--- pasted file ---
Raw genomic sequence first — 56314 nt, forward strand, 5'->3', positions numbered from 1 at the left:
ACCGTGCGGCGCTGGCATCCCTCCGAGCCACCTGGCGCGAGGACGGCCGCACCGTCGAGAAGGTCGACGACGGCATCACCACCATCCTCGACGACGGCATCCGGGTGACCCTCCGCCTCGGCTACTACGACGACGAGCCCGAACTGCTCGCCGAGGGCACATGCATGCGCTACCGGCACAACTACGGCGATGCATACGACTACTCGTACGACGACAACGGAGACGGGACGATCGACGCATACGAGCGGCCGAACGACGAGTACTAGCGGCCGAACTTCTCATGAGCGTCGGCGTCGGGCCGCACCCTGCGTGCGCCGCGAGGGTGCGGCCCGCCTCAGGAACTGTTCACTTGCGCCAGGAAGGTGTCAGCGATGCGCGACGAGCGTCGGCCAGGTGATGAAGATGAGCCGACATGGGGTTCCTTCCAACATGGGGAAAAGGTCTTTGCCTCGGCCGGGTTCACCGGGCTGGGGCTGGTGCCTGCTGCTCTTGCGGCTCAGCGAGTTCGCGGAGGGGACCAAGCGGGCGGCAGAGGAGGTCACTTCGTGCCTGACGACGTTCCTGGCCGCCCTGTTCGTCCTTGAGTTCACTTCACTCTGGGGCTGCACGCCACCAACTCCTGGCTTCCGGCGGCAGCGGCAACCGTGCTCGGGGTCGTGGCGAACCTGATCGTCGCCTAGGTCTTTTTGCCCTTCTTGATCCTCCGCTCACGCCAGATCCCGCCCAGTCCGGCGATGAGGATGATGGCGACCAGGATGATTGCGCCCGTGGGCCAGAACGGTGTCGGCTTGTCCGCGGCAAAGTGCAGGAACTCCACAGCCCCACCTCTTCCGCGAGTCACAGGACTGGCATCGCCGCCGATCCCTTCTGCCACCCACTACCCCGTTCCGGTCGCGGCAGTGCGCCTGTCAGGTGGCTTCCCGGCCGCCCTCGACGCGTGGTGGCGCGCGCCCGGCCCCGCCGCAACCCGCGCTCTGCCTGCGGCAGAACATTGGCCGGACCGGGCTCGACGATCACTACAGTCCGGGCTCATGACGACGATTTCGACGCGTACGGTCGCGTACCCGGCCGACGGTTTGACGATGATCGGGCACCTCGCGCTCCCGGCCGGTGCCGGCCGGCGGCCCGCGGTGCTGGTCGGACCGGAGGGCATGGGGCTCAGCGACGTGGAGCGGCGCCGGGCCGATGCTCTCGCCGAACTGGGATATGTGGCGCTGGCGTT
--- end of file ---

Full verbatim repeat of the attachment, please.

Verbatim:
Raw genomic sequence first — 56314 nt, forward strand, 5'->3', positions numbered from 1 at the left:
ACCGTGCGGCGCTGGCATCCCTCCGAGCCACCTGGCGCGAGGACGGCCGCACCGTCGAGAAGGTCGACGACGGCATCACCACCATCCTCGACGACGGCATCCGGGTGACCCTCCGCCTCGGCTACTACGACGACGAGCCCGAACTGCTCGCCGAGGGCACATGCATGCGCTACCGGCACAACTACGGCGATGCATACGACTACTCGTACGACGACAACGGAGACGGGACGATCGACGCATACGAGCGGCCGAACGACGAGTACTAGCGGCCGAACTTCTCATGAGCGTCGGCGTCGGGCCGCACCCTGCGTGCGCCGCGAGGGTGCGGCCCGCCTCAGGAACTGTTCACTTGCGCCAGGAAGGTGTCAGCGATGCGCGACGAGCGTCGGCCAGGTGATGAAGATGAGCCGACATGGGGTTCCTTCCAACATGGGGAAAAGGTCTTTGCCTCGGCCGGGTTCACCGGGCTGGGGCTGGTGCCTGCTGCTCTTGCGGCTCAGCGAGTTCGCGGAGGGGACCAAGCGGGCGGCAGAGGAGGTCACTTCGTGCCTGACGACGTTCCTGGCCGCCCTGTTCGTCCTTGAGTTCACTTCACTCTGGGGCTGCACGCCACCAACTCCTGGCTTCCGGCGGCAGCGGCAACCGTGCTCGGGGTCGTGGCGAACCTGATCGTCGCCTAGGTCTTTTTGCCCTTCTTGATCCTCCGCTCACGCCAGATCCCGCCCAGTCCGGCGATGAGGATGATGGCGACCAGGATGATTGCGCCCGTGGGCCAGAACGGTGTCGGCTTGTCCGCGGCAAAGTGCAGGAACTCCACAGCCCCACCTCTTCCGCGAGTCACAGGACTGGCATCGCCGCCGATCCCTTCTGCCACCCACTACCCCGTTCCGGTCGCGGCAGTGCGCCTGTCAGGTGGCTTCCCGGCCGCCCTCGACGCGTGGTGGCGCGCGCCCGGCCCCGCCGCAACCCGCGCTCTGCCTGCGGCAGAACATTGGCCGGACCGGGCTCGACGATCACTACAGTCCGGGCTCATGACGACGATTTCGACGCGTACGGTCGCGTACCCGGCCGACGGTTTGACGATGATCGGGCACCTCGCGCTCCCGGCCGGTGCCGGCCGGCGGCCCGCGGTGCTGGTCGGACCGGAGGGCATGGGGCTCAGCGACGTGGAGCGGCGCCGGGCCGATGCTCTCGCCGAACTGGGATATGTGGCGCTGGCGTT